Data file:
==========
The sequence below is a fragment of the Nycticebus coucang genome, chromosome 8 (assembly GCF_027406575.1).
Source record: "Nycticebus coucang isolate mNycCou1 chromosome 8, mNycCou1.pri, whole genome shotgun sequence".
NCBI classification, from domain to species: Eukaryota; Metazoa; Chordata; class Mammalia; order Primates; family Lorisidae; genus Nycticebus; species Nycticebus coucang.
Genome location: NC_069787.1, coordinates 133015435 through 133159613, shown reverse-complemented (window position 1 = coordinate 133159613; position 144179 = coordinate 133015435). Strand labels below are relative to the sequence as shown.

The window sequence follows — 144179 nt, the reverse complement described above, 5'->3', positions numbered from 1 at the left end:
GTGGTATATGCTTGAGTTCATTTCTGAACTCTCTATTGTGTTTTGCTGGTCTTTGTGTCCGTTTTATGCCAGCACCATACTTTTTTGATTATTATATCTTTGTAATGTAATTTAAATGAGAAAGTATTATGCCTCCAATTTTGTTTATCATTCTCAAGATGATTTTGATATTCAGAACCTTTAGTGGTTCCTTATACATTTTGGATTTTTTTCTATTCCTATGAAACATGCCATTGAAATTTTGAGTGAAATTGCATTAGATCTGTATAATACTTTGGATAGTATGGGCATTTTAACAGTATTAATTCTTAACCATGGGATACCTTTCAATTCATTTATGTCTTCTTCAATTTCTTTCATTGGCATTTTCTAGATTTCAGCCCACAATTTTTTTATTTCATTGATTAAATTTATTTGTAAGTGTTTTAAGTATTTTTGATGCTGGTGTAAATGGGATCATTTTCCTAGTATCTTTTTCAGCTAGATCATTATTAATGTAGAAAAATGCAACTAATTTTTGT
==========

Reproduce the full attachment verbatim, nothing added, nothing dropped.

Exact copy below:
The sequence below is a fragment of the Nycticebus coucang genome, chromosome 8 (assembly GCF_027406575.1).
Source record: "Nycticebus coucang isolate mNycCou1 chromosome 8, mNycCou1.pri, whole genome shotgun sequence".
NCBI classification, from domain to species: Eukaryota; Metazoa; Chordata; class Mammalia; order Primates; family Lorisidae; genus Nycticebus; species Nycticebus coucang.
Genome location: NC_069787.1, coordinates 133015435 through 133159613, shown reverse-complemented (window position 1 = coordinate 133159613; position 144179 = coordinate 133015435). Strand labels below are relative to the sequence as shown.

The window sequence follows — 144179 nt, the reverse complement described above, 5'->3', positions numbered from 1 at the left end:
GTGGTATATGCTTGAGTTCATTTCTGAACTCTCTATTGTGTTTTGCTGGTCTTTGTGTCCGTTTTATGCCAGCACCATACTTTTTTGATTATTATATCTTTGTAATGTAATTTAAATGAGAAAGTATTATGCCTCCAATTTTGTTTATCATTCTCAAGATGATTTTGATATTCAGAACCTTTAGTGGTTCCTTATACATTTTGGATTTTTTTCTATTCCTATGAAACATGCCATTGAAATTTTGAGTGAAATTGCATTAGATCTGTATAATACTTTGGATAGTATGGGCATTTTAACAGTATTAATTCTTAACCATGGGATACCTTTCAATTCATTTATGTCTTCTTCAATTTCTTTCATTGGCATTTTCTAGATTTCAGCCCACAATTTTTTTATTTCATTGATTAAATTTATTTGTAAGTGTTTTAAGTATTTTTGATGCTGGTGTAAATGGGATCATTTTCCTAGTATCTTTTTCAGCTAGATCATTATTAATGTAGAAAAATGCAACTAATTTTTGT